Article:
I always joke with my qigong students that everything in Star Trek eventually becomes a reality. Perhaps during our lifetime we will see the widespread use of devices emitting beneficial frequencies to promote rapid healing.
This continued bridging of the East and West will help us to understand the human body more comprehensively, and help us to develop more tools for better healing and prevention of illness. But, it may take a hundred years for that modern scientific textbook to come out, explaining how acupuncture and qigong work. Until then, we have thousands of years of empirical evidence to learn from, the experience of masters who have passed down detailed theory so we may improve our circulation and health here and now.
Alex Mogilner, Min Zhao. UC Davis, National Institutes of Health (grant GM068952)
Chenglin, Liu, Wang Xiaohu, Xu Hua, Liu Fang, Dang Ruishan, Zhang Dongming, Zhang Xinyi, Xie Honglan, and Xiao Tiqiao. "X-ray phase-contrast CT imaging of the acupoints based on synchrotron radiation." Journal of Electron Spectroscopy and Related Phenomena (2013).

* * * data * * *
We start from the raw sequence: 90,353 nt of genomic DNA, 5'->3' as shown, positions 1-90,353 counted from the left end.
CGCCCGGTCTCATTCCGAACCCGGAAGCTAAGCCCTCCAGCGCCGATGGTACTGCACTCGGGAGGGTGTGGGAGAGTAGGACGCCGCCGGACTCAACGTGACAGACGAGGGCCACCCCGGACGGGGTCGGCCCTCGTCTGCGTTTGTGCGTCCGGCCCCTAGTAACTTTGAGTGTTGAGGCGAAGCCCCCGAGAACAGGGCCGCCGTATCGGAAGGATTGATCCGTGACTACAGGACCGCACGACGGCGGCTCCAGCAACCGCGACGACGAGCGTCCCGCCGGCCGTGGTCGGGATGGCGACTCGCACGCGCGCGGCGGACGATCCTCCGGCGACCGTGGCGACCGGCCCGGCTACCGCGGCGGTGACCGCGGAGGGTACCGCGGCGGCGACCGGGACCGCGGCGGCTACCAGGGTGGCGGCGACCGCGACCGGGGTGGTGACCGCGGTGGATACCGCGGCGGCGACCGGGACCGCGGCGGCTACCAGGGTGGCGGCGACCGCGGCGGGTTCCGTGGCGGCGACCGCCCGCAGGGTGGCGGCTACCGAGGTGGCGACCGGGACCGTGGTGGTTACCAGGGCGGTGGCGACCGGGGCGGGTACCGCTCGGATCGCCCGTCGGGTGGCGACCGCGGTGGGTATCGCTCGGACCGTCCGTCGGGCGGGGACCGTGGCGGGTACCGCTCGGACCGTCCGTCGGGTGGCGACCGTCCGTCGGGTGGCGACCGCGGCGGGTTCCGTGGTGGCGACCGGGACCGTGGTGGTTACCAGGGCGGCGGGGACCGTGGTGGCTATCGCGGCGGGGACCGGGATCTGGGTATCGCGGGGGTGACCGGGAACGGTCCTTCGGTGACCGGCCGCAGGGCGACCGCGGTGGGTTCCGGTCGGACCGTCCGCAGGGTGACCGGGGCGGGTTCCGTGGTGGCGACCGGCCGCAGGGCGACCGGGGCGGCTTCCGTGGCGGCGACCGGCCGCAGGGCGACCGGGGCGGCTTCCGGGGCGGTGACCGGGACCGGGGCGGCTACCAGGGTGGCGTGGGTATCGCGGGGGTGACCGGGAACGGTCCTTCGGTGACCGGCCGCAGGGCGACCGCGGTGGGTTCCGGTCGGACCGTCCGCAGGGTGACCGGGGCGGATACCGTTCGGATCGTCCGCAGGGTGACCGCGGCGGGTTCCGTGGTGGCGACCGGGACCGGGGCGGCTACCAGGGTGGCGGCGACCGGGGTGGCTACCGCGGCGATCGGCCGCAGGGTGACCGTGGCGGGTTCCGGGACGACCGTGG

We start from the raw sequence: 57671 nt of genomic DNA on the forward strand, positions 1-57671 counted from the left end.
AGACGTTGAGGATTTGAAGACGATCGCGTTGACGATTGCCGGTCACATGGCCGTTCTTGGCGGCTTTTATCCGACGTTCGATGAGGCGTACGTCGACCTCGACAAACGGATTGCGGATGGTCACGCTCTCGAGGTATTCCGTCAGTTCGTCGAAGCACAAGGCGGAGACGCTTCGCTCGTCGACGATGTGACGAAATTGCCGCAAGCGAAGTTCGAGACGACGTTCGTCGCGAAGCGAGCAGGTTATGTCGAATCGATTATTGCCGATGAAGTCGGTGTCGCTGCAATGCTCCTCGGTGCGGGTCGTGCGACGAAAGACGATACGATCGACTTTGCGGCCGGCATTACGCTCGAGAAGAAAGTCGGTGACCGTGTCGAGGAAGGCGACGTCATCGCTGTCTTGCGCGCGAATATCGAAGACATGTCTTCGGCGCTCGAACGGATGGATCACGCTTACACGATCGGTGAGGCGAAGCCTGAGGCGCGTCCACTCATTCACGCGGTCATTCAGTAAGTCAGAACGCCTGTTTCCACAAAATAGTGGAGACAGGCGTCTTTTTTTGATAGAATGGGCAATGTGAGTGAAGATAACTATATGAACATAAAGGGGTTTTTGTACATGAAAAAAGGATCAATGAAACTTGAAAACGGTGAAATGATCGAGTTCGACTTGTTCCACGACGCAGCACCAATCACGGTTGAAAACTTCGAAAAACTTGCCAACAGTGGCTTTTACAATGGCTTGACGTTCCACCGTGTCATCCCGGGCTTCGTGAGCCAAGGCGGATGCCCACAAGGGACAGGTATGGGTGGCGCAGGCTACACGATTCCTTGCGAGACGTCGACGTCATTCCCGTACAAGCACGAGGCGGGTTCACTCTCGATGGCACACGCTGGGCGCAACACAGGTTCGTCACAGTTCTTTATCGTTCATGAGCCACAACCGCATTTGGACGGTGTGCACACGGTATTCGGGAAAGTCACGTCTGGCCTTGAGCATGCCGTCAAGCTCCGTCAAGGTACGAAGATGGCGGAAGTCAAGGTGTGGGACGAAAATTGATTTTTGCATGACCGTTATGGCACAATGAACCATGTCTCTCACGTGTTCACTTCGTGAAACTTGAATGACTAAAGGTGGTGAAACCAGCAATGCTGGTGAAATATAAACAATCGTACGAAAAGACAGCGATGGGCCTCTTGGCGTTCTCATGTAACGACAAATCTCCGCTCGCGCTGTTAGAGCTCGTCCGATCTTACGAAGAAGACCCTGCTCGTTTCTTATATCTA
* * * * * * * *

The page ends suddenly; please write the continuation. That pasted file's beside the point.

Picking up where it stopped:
Minyoung Hong, Sarah S. Park, Yejin Ha, et al., "Heterogeneity of Skin Surface Oxygen Level of Wrist in Relation to Acupuncture Point," Evidence-Based Complementary and Alternative Medicine, vol. 2012, Article ID 106762, 7 pages, 2012. doi:10.1155/2012/10a6762.
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A PET-CT study on specificity of acupoints through acupuncture treatment on migraine patients. Jie Yang1, Fang Zeng1, Yue Feng1,Li Fang1, Wei Qin2, Xuguang Liu1, Wenzhong Song3, Hongjun Xie3 , Ji Chen1, Fanrong Liang1.
Point specificity in acupuncture. Chinese Medicine 2012, 7:4 doi:10.1186/1749-8546-7-4. Emma M Choi, Fang Jiang, John C Longhurst. â€¨Susan Samueli Center for Integrative Medicine, Department of Medicine, School of Medicine, University of California, Irvine CA.
Republished with permission from YMAA.com
About The Author:
David Silver has had a lifelong interest in meditation, and began training GojÅ« RyÅ« Karate at age 11. He studied Taijiquan, Qigong, and Yoga in his 20's, and became certified by world-renown Chinese martial arts master, Dr. Yang, Jwing-Ming, as a YMAA Qigong Instructor. He volunteers for the nonprofit YMAA Retreat Center.
David works as a writer, producer, and director of instructional martial arts and health books and DVDs. He is the co-writer of the best-selling "Sunrise Tai Chi" book and DVD, "Tai Chi Energy Patterns" DVD, and "Sunset Tai Chi" book and DVD. He has produced many titles, including those by Dr. Yang, Jwing-Ming, a "Chen Taijiquan" DVD by Ren, GuangYi and rock music legend Lou Reed, and a series of Wudang mountain martial arts videos with Zhou, Xuan-Yun. David lives and teaches on Cape Cod, MA.